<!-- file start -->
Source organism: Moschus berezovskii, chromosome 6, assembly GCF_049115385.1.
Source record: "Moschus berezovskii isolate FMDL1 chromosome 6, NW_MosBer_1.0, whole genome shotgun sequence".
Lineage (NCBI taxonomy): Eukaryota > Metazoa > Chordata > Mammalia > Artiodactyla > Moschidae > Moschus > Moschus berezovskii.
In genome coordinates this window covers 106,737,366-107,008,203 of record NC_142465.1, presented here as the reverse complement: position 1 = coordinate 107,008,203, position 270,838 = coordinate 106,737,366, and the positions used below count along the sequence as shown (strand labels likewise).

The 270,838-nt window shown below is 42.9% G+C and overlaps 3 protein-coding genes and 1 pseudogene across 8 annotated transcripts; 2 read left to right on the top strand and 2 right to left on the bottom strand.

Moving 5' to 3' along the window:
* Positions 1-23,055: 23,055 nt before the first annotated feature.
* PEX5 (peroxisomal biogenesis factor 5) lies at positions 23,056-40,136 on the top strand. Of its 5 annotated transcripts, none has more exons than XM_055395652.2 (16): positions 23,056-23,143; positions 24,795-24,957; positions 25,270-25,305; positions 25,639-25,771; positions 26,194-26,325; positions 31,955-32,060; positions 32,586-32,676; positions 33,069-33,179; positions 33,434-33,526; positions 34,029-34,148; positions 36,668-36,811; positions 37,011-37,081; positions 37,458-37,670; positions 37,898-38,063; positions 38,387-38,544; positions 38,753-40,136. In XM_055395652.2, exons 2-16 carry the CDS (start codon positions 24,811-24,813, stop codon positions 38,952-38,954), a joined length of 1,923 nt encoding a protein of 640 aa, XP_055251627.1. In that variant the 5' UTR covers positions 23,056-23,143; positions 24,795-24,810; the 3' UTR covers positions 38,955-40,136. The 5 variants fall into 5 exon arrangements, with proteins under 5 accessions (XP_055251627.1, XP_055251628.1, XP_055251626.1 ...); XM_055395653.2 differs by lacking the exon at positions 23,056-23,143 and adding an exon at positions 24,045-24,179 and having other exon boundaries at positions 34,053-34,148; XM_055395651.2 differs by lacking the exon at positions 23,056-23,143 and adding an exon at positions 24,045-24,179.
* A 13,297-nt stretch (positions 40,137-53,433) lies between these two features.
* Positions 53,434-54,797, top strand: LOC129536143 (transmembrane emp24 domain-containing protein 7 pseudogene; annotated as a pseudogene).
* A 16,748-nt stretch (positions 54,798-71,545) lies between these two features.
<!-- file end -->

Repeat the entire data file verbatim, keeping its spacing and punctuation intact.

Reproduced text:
Source organism: Moschus berezovskii, chromosome 6, assembly GCF_049115385.1.
Source record: "Moschus berezovskii isolate FMDL1 chromosome 6, NW_MosBer_1.0, whole genome shotgun sequence".
Lineage (NCBI taxonomy): Eukaryota > Metazoa > Chordata > Mammalia > Artiodactyla > Moschidae > Moschus > Moschus berezovskii.
In genome coordinates this window covers 106,737,366-107,008,203 of record NC_142465.1, presented here as the reverse complement: position 1 = coordinate 107,008,203, position 270,838 = coordinate 106,737,366, and the positions used below count along the sequence as shown (strand labels likewise).

The 270,838-nt window shown below is 42.9% G+C and overlaps 3 protein-coding genes and 1 pseudogene across 8 annotated transcripts; 2 read left to right on the top strand and 2 right to left on the bottom strand.

Moving 5' to 3' along the window:
* Positions 1-23,055: 23,055 nt before the first annotated feature.
* PEX5 (peroxisomal biogenesis factor 5) lies at positions 23,056-40,136 on the top strand. Of its 5 annotated transcripts, none has more exons than XM_055395652.2 (16): positions 23,056-23,143; positions 24,795-24,957; positions 25,270-25,305; positions 25,639-25,771; positions 26,194-26,325; positions 31,955-32,060; positions 32,586-32,676; positions 33,069-33,179; positions 33,434-33,526; positions 34,029-34,148; positions 36,668-36,811; positions 37,011-37,081; positions 37,458-37,670; positions 37,898-38,063; positions 38,387-38,544; positions 38,753-40,136. In XM_055395652.2, exons 2-16 carry the CDS (start codon positions 24,811-24,813, stop codon positions 38,952-38,954), a joined length of 1,923 nt encoding a protein of 640 aa, XP_055251627.1. In that variant the 5' UTR covers positions 23,056-23,143; positions 24,795-24,810; the 3' UTR covers positions 38,955-40,136. The 5 variants fall into 5 exon arrangements, with proteins under 5 accessions (XP_055251627.1, XP_055251628.1, XP_055251626.1 ...); XM_055395653.2 differs by lacking the exon at positions 23,056-23,143 and adding an exon at positions 24,045-24,179 and having other exon boundaries at positions 34,053-34,148; XM_055395651.2 differs by lacking the exon at positions 23,056-23,143 and adding an exon at positions 24,045-24,179.
* A 13,297-nt stretch (positions 40,137-53,433) lies between these two features.
* Positions 53,434-54,797, top strand: LOC129536143 (transmembrane emp24 domain-containing protein 7 pseudogene; annotated as a pseudogene).
* A 16,748-nt stretch (positions 54,798-71,545) lies between these two features.